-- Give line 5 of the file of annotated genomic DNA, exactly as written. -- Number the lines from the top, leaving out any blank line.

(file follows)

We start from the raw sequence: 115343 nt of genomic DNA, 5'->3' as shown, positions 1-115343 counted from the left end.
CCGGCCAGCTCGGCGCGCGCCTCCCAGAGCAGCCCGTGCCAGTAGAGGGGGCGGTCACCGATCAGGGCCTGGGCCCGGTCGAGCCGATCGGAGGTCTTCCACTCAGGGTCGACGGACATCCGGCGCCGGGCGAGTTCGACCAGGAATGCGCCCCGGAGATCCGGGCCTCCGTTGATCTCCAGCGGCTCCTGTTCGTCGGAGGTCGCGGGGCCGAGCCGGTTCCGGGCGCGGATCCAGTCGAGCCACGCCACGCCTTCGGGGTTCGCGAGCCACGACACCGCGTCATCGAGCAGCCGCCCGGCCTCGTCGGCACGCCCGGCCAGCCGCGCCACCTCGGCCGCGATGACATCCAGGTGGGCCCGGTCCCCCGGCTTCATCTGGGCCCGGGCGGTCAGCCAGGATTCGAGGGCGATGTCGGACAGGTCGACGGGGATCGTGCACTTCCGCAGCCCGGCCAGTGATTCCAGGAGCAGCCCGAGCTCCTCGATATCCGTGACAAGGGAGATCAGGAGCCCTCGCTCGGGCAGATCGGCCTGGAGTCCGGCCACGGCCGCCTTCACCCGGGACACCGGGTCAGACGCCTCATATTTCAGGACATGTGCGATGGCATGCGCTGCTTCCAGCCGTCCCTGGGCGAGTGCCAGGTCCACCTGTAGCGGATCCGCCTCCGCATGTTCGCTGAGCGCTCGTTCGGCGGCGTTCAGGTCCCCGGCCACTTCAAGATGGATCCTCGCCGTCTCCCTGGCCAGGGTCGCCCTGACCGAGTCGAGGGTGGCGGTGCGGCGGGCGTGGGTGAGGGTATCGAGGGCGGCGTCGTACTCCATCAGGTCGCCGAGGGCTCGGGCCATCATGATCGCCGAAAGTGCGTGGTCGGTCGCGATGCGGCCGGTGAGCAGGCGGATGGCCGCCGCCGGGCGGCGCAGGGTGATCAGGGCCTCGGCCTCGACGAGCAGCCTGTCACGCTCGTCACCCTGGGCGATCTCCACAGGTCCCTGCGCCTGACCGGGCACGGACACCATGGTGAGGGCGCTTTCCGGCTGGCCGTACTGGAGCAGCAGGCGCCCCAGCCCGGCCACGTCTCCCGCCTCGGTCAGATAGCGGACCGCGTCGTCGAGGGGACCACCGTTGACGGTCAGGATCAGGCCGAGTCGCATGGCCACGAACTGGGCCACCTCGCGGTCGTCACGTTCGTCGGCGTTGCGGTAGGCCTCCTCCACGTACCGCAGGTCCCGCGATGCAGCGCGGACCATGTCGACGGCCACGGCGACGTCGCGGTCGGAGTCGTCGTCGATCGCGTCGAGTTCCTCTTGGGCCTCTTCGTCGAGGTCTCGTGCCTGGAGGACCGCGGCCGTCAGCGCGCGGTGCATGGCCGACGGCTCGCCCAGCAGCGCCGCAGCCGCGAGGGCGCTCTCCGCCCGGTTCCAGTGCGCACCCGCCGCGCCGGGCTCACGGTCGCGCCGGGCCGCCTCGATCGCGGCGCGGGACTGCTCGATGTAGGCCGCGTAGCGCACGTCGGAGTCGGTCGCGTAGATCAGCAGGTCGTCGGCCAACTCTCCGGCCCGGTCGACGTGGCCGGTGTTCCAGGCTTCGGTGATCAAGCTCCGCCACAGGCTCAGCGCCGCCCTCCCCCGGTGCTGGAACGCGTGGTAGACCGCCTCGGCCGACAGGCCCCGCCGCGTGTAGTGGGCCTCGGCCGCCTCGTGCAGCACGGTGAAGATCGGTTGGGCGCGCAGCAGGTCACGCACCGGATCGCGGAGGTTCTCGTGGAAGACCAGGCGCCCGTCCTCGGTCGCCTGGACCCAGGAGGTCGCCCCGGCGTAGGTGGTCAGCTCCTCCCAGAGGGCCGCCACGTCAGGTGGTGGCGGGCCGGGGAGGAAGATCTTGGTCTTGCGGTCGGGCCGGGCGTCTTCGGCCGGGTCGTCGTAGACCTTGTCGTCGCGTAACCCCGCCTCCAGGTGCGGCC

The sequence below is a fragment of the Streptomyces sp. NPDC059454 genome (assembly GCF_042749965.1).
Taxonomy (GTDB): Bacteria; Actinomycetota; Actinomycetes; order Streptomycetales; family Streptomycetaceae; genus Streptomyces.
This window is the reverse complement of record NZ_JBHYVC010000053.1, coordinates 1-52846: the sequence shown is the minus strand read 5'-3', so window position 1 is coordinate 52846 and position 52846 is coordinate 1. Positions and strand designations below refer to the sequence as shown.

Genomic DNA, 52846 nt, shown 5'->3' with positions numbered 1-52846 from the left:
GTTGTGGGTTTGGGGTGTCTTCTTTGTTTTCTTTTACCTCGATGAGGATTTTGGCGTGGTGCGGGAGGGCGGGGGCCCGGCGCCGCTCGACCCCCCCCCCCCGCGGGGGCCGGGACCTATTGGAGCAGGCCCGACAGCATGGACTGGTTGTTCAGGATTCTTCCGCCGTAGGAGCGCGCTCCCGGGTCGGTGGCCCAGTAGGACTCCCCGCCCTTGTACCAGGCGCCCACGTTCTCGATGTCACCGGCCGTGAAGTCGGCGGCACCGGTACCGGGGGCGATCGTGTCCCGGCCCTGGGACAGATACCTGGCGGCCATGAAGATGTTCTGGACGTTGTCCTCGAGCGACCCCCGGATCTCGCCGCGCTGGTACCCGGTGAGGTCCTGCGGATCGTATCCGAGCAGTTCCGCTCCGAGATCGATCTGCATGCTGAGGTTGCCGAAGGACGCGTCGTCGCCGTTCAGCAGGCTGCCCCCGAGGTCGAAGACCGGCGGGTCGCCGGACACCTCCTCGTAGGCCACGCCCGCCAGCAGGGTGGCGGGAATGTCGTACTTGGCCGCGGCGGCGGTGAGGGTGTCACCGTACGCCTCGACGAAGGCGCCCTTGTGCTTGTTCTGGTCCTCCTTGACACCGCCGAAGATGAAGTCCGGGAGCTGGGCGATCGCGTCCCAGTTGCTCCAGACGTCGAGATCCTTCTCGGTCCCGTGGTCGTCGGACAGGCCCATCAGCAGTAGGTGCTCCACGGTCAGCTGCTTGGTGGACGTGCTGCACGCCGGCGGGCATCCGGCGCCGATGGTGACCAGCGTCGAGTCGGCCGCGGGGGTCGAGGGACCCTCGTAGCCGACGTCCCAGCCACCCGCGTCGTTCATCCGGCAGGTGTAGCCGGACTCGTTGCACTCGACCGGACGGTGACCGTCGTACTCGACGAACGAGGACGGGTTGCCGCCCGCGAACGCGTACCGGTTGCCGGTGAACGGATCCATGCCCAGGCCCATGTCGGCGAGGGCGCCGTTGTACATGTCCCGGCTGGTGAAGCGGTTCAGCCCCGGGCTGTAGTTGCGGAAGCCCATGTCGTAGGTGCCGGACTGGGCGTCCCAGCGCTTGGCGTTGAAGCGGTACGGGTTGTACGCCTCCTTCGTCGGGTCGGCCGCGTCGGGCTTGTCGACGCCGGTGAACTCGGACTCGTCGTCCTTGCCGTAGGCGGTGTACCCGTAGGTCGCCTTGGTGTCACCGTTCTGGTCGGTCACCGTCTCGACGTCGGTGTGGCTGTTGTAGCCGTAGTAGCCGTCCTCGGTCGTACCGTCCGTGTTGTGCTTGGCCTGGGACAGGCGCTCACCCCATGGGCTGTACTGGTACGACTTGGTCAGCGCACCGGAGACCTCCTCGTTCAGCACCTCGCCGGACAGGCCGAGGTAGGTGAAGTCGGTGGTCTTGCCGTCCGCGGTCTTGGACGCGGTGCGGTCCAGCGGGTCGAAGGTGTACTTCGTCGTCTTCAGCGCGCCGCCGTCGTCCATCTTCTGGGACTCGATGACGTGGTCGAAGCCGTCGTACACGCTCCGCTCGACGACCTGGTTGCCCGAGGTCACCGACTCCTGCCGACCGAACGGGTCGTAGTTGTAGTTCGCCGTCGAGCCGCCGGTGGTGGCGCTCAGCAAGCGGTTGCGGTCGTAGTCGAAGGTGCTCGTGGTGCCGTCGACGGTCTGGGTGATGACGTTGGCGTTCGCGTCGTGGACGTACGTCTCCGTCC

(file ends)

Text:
This window is the reverse complement of record NZ_JBHYVC010000053.1, coordinates 1-52846: the sequence shown is the minus strand read 5'-3', so window position 1 is coordinate 52846 and position 52846 is coordinate 1. Positions and strand designations below refer to the sequence as shown.